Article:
Epidemic of Gun Violence, or More Lies?by Dr. Paul Gallant
"Gunshot Wounds Reaching Epidemic Level, Doctors Say", or so claimed an Associated Press story. It failed to note that funding for the study came from the Joyce Foundation, benefactor of gun-banning activities and groups.
Quoted prominently was Dr. William Schwab, co-author of a study in the Annals of Internal Medicine. "It is time to consider gunshot wounds a public health epidemic - akin to AIDS, alcoholism and tobacco use", declared Schwab. Rubbish! If guns were a disease, Kennesaw, Georgia would be a ghost town, by now.
In 1982, Kennesaw enacted a law requiring every household to own a firearm, exempting persons with criminal records or religious objections. Schwab's study claims "the high rates of death, injury, and long-term disability related to firearms...have led to growing concern in the health care community". But to make his case, Schwab resorted to some statistical sleight-of-hand: conflation of the figures. That's mixing apples, oranges, and pears, or, in this case, accidents, suicides, and homicides.
The trick helps conceal the fact that fatal firearm accidents fell in 1994 to the lowest annual number since record-keeping began in 1903, and dropped even lower by almost 7% in 1995.
Is it productive - or even reasonable - to treat firearm injuries from accidents the same as "injuries" from homicides? Or from suicides? Logic would dictate no, but then Schwab's own words betray his real motive - firearm-prohibition: "Our study provides evidence that...physicians should join community efforts to regulate guns...and that a wide range of specific gun regulation measures should be adopted as public policy."
The AP story claimed that "firearms in the home make homicide three times more likely". More rubbish! It failed to mention that this thoroughly discredited claim originated from the junk-science of Arthur Kellermann. To "prove" it, Kellermann counted dead criminals among the "victims". And he took responses about firearm ownership at face value, from residents in locales where some of the most restrictive firearm laws were in effect.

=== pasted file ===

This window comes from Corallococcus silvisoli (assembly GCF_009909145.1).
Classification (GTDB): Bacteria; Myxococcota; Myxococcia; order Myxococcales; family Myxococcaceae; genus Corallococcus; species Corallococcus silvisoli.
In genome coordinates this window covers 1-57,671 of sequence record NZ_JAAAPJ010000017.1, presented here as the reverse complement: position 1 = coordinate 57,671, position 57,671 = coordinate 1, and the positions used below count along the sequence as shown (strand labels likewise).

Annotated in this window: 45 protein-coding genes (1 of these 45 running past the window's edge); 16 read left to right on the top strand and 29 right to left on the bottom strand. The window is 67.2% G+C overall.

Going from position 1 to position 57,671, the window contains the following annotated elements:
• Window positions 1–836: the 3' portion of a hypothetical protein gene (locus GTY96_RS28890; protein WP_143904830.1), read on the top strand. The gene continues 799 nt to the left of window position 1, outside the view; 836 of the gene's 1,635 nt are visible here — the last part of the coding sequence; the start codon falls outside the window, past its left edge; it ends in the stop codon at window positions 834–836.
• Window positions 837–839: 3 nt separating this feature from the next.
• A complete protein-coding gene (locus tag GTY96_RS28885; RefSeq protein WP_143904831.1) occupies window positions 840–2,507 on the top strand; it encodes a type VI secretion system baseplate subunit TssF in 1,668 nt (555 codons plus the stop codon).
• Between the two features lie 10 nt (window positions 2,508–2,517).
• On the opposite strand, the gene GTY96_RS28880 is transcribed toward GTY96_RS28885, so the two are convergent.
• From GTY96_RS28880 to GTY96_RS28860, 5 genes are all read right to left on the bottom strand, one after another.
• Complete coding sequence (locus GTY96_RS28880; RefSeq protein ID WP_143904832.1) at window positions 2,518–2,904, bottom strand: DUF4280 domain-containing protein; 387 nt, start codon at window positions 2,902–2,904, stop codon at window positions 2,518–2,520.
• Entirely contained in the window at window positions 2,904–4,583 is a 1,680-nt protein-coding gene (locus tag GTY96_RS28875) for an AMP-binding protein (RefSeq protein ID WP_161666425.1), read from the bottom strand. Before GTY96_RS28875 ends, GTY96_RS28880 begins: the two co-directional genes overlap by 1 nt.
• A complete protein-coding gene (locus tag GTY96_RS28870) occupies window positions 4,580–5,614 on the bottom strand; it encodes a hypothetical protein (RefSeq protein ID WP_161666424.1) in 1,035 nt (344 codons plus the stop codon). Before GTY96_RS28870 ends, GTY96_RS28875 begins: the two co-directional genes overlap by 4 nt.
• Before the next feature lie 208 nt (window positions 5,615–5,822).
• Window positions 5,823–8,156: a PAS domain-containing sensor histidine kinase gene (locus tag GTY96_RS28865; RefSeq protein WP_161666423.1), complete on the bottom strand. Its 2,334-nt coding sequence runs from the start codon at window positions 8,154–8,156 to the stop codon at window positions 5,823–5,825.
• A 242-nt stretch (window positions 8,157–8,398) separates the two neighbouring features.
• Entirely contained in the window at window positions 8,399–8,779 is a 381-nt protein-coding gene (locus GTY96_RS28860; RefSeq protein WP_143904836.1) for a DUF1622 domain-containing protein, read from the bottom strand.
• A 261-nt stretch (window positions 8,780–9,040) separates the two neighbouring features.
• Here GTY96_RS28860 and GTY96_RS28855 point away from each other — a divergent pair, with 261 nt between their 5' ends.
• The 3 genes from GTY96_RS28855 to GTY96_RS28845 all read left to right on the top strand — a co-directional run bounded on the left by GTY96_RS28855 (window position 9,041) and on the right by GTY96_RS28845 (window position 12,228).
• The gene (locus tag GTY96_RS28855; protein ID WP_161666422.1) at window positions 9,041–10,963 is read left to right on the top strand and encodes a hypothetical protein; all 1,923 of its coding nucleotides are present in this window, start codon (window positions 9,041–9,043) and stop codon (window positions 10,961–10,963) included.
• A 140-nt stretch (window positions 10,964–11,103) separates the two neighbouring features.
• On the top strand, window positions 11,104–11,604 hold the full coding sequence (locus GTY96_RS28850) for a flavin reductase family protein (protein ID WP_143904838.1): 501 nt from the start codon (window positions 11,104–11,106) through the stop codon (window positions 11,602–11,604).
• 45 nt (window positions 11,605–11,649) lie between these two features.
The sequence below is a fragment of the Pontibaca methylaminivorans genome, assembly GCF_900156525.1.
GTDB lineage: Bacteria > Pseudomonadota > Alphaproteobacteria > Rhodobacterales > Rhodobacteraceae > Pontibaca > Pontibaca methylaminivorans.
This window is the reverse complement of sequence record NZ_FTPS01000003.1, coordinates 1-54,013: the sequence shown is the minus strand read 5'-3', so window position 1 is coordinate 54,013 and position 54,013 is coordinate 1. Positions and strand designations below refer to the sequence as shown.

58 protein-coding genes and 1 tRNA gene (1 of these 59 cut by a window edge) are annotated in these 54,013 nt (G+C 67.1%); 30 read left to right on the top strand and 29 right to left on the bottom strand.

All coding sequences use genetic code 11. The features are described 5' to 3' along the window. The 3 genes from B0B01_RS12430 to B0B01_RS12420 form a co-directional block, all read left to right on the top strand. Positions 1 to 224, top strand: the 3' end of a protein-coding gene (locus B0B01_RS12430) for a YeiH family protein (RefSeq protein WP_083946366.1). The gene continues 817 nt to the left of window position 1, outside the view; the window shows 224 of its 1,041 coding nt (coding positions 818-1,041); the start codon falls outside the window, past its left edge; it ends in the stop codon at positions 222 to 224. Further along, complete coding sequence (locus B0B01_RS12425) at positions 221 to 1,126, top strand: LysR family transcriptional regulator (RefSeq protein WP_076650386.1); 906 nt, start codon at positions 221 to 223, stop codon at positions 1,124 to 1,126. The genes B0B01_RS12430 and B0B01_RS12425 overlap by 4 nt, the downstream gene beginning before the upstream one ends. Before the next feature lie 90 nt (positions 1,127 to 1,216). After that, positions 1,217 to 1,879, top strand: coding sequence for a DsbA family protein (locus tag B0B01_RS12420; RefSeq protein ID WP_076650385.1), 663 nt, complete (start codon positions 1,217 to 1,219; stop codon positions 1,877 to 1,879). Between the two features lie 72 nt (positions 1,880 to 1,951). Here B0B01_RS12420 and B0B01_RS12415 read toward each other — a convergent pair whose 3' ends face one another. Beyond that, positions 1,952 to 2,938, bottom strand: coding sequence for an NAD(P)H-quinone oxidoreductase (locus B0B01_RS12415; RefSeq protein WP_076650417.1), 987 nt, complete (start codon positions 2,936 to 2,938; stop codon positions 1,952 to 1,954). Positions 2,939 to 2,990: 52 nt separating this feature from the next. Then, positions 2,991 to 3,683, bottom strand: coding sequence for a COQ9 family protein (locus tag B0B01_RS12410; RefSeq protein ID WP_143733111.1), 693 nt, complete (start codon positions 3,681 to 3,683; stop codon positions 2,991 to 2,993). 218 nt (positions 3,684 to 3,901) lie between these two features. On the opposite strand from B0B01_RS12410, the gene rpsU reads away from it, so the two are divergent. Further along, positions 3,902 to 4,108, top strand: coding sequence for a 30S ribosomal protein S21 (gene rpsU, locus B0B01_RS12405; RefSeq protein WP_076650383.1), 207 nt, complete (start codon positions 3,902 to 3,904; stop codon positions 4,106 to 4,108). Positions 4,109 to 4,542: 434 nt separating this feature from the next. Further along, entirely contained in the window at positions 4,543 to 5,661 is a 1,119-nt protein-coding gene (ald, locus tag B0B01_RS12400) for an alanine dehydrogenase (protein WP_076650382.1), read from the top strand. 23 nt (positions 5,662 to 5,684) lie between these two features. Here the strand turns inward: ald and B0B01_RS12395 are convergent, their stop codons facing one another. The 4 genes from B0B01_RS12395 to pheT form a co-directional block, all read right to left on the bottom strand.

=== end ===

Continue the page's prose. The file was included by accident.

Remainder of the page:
The story also stated that "suicide can go up five-fold when there's a loaded gun around the house". This factoid comes from another "study" by Kellermann, in which he simply tossed out the 30% of suicides occurring outside the victim's home, thereby inflating the contribution from firearms.
Kellermann virtually ignored his own data, which showed stronger links to psychiatric medications, drug abuse, hospitalization for alcoholism, and even living alone, than to firearms.
It was Kellermann's brand of taxpayer-funded politically-motivated "research" that, in 1996, led to Congressional defunding of further firearm studies by the Centers for Disease Control. While Schwab had little to say about the role of firearm safety education in preventing injuries, another graduate from Schwab's school of thought wasn't so reticent. Dr. Katherine Christoffel is cited as an "advisor" to Schwab's study. Her views on the value of safety education have been published in Pediatrics: "...educating gun owners about gun safety is unlikely to reduce the incidence of injuries from firearms. Constant media reports keep youth-related firearm injuries before the public...Pediatricians can help keep these messages before the news media by being available and prepared to speak when tragedy strikes."
In other words, scare the public - but don't educate them! The fact is today's all-time low in fatal firearm accidents is due to the efforts of dedicated Americans teaching firearm safety, long before tragedy strikes. A 1991 study by the General Accounting Office provided further proof, noting that 84% of firearm accidents involved deviations from basic safety rules.
The lesson is that safety education is the best way to continue reducing firearm accidents.
Could it be that Christoffel and Schwab are really more interested in disarming Americans, than in saving the lives of our children?
Finally, Schwab failed to note that doctors pose a far greater threat than do firearms. The 1990 Harvard Medical Practice Study estimated patient deaths resulting from physician negligence. If Harvard's numbers are typical of the rest of the nation, they translate to 180,000 people, each year - almost five times the number of Americans killed with firearms! A 1993 study by Ralph Nader pegged that number at 300,000.
According to Dr. Edgar Suter: "One might fairly conclude from such a 'costs only' analysis that doctors are a deadly public menace. Why do we not reach that conclusion? Because, in balance, doctors save many more lives than they take, and so it is with guns." But then, that kind of admission requires far greater courage, and infinitely more integrity, than firearm-prohibitionists can muster up.
The writer lives in Wesley Hills and is chairman, Committee for Law-Abiding Gun Owners, Rockland.
Reprinted from the Rockland Journal-News (Rockland County, NY), Sunday,
March 1, 1998, Editorial Page, as a "Community View".